Community newspapers keep us in touch


As I typed another obituary this week, I was struck by the familiar names. Although I had never met the recently departed person, I knew the names of his family members. They are on the subscription list I print and review every week. It is a reminder of how community newspapers are still a vital part of small town life. We keep you up to date on what is happening in your hometown.

I, for one, feel honored to be a part of people’s lives at their highs and their lows. Part of my job is to typeset birth announcements, weddings, and obituaries.

As simple as these things may seem to a journalist, they are big moments in a person’s life. Sure, it’s not like uncovering Watergate. I’ll never win an award for what I do. But, I remind myself, what we at The Hub type is often cut out of the paper and glued in a scrapbook or placed between the pages of the family Bible.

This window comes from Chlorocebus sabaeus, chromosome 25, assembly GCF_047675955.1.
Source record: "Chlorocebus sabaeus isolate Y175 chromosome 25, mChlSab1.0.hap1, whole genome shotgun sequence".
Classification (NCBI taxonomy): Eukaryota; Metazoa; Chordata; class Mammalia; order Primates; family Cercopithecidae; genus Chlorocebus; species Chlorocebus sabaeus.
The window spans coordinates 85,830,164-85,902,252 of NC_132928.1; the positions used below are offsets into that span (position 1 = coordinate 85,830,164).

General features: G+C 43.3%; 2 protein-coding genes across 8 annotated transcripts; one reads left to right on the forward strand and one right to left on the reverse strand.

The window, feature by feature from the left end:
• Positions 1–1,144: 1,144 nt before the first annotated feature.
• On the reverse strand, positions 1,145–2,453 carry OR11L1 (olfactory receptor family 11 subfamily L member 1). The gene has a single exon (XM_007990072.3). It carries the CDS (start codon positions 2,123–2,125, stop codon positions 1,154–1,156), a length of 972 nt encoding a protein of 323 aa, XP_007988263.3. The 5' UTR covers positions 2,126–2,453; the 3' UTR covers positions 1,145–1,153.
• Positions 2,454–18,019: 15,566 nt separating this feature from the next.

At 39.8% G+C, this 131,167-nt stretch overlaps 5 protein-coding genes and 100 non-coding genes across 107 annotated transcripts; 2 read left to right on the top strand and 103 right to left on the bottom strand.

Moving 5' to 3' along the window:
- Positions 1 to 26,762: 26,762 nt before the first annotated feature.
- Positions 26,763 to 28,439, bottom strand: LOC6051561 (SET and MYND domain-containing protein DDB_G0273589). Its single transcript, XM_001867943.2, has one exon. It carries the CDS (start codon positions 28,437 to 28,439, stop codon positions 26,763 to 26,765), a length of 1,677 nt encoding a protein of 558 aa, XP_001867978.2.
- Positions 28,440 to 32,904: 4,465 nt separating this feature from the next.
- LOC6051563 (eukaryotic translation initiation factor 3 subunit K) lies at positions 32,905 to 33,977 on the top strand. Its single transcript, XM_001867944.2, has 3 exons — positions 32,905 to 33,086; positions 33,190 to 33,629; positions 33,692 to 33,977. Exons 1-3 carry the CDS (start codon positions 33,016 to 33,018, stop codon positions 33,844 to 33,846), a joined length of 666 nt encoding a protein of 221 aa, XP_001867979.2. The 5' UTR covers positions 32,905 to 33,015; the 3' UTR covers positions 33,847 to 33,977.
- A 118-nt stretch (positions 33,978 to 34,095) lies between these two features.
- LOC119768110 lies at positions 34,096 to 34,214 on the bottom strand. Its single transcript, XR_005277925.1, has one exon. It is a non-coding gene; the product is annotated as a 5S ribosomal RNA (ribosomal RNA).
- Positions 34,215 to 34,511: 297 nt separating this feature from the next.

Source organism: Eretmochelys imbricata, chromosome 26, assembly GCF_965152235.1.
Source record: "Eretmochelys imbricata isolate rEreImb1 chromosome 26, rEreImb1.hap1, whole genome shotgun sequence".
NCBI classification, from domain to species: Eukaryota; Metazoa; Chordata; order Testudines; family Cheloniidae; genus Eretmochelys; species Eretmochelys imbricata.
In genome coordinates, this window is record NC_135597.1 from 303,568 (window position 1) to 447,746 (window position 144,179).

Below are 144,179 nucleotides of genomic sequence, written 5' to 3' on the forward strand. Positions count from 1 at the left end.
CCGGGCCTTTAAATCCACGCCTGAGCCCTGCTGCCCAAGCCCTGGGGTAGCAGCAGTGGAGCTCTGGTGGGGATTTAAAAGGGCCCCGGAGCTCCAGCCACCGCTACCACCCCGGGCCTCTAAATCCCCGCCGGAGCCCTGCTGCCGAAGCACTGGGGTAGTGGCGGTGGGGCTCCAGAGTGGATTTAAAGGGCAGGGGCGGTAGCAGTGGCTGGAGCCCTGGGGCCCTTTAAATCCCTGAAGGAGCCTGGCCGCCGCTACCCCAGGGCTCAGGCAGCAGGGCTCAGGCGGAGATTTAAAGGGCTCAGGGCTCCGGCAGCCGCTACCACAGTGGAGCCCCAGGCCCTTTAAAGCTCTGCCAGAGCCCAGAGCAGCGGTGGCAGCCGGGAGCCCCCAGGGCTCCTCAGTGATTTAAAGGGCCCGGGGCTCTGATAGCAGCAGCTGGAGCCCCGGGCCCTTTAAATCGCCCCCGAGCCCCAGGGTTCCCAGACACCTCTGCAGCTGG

Births, deaths, weddings anniversaries are all part of the cycle of life.
There is a cycle to life at  newspapers—actually, cycles both short and long.

The short cycle we follow each week as we speed toward print deadline on Tuesdays, then breath a sigh of relief when we send the pages to the printing plant early Wednesday morning. There is a larger cycle each year, too. Back-to-school stories, spring and fall tabs, graduation and holiday greetings all are part of the year-long schedule.

Each week, The Hub brings you the news you want to know: What is the council up to? Who is going to state? Who is getting married? Who has lost a loved one? How high will my taxes go?

This week, The Hub prints its first edition of Volume 124. The cycle starts again.